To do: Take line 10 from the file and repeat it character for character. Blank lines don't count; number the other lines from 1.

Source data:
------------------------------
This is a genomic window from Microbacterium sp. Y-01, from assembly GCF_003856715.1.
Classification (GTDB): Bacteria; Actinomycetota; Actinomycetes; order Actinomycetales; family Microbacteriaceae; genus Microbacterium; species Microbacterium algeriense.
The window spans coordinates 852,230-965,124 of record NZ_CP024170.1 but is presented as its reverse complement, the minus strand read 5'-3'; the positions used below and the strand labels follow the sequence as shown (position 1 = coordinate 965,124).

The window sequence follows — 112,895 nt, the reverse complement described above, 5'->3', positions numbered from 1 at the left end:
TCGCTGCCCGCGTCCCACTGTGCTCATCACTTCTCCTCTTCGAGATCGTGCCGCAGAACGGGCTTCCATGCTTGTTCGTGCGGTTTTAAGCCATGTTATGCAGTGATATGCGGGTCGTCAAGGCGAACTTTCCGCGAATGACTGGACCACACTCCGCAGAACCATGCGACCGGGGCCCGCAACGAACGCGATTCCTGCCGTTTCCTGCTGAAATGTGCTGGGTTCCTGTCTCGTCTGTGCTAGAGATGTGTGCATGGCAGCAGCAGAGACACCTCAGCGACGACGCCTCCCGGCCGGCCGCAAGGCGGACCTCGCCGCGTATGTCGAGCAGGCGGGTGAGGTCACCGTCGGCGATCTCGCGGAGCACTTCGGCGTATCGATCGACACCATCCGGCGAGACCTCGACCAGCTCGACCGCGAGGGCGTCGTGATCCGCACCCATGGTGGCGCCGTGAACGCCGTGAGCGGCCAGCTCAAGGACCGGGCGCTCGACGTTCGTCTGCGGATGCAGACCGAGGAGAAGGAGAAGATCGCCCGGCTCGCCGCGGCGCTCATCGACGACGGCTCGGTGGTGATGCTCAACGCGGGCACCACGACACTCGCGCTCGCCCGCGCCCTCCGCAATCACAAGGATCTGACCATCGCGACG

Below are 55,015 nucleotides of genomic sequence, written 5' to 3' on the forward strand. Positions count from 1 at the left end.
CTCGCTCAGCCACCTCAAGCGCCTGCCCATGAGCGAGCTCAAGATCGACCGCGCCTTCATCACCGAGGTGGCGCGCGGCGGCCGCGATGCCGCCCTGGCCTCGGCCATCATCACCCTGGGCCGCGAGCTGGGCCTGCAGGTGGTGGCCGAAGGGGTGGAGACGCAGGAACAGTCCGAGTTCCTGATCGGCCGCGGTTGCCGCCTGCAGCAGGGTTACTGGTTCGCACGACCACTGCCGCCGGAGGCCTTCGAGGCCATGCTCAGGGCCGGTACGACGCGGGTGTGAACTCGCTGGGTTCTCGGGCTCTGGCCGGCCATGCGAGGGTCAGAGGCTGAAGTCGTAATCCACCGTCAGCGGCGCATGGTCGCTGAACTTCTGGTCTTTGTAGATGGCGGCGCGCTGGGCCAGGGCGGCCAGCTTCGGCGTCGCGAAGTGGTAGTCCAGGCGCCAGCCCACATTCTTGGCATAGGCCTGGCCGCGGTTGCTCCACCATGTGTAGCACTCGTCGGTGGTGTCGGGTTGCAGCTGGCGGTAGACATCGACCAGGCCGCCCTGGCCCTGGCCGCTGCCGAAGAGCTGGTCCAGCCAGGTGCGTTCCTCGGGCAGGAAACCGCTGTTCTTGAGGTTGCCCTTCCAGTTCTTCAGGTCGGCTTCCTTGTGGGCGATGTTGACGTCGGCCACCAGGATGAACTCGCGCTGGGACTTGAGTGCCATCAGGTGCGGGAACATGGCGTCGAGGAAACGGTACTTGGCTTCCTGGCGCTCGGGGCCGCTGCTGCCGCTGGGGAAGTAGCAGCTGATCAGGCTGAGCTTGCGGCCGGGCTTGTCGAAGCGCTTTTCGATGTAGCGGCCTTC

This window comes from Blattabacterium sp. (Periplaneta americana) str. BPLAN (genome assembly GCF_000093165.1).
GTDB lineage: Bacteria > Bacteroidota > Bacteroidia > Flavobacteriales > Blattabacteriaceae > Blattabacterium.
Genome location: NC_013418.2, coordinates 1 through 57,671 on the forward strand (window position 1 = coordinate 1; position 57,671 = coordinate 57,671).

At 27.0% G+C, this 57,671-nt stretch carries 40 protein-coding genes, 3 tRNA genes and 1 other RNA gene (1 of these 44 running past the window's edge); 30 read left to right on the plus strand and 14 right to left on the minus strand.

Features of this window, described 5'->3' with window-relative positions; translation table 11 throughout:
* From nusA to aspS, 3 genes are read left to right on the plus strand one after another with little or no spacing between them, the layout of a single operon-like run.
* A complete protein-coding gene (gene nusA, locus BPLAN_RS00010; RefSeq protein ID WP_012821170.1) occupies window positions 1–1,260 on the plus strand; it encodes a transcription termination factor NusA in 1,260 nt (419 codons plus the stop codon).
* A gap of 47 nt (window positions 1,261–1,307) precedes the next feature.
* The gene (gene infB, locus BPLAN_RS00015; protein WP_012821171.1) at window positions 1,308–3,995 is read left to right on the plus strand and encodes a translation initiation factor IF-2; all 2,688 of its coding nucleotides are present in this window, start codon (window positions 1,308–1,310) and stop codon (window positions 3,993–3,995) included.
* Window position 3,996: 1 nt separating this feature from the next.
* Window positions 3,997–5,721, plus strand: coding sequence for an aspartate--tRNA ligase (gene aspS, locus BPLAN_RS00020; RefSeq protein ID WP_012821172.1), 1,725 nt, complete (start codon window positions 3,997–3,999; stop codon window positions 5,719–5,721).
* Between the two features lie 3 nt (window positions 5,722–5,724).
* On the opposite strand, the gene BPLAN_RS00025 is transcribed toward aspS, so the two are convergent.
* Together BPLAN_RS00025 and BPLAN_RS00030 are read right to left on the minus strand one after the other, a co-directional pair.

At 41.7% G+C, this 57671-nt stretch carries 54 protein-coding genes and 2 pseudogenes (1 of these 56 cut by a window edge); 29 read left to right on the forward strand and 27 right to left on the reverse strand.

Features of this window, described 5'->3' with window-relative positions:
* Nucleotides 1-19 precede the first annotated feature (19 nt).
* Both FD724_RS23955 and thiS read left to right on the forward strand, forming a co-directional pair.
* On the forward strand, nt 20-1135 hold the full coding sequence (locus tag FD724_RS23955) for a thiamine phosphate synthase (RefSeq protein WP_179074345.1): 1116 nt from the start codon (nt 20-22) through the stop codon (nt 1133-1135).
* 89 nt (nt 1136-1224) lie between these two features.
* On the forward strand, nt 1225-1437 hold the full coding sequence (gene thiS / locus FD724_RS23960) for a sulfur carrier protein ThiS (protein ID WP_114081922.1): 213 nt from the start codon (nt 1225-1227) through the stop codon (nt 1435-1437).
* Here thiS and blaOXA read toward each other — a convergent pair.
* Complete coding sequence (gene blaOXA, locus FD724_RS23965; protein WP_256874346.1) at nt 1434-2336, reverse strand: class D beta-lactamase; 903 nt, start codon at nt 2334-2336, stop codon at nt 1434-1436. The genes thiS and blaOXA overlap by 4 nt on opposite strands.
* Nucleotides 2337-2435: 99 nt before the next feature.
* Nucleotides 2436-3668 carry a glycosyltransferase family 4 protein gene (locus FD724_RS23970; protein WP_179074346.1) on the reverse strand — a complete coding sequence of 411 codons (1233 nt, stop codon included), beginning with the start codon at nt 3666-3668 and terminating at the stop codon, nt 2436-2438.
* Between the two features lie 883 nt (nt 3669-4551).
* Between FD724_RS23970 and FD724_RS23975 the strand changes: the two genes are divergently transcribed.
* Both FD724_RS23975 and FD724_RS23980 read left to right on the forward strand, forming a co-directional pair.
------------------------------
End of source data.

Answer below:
Genome location: NC_013418.2, coordinates 1 through 57,671 on the forward strand (window position 1 = coordinate 1; position 57,671 = coordinate 57,671).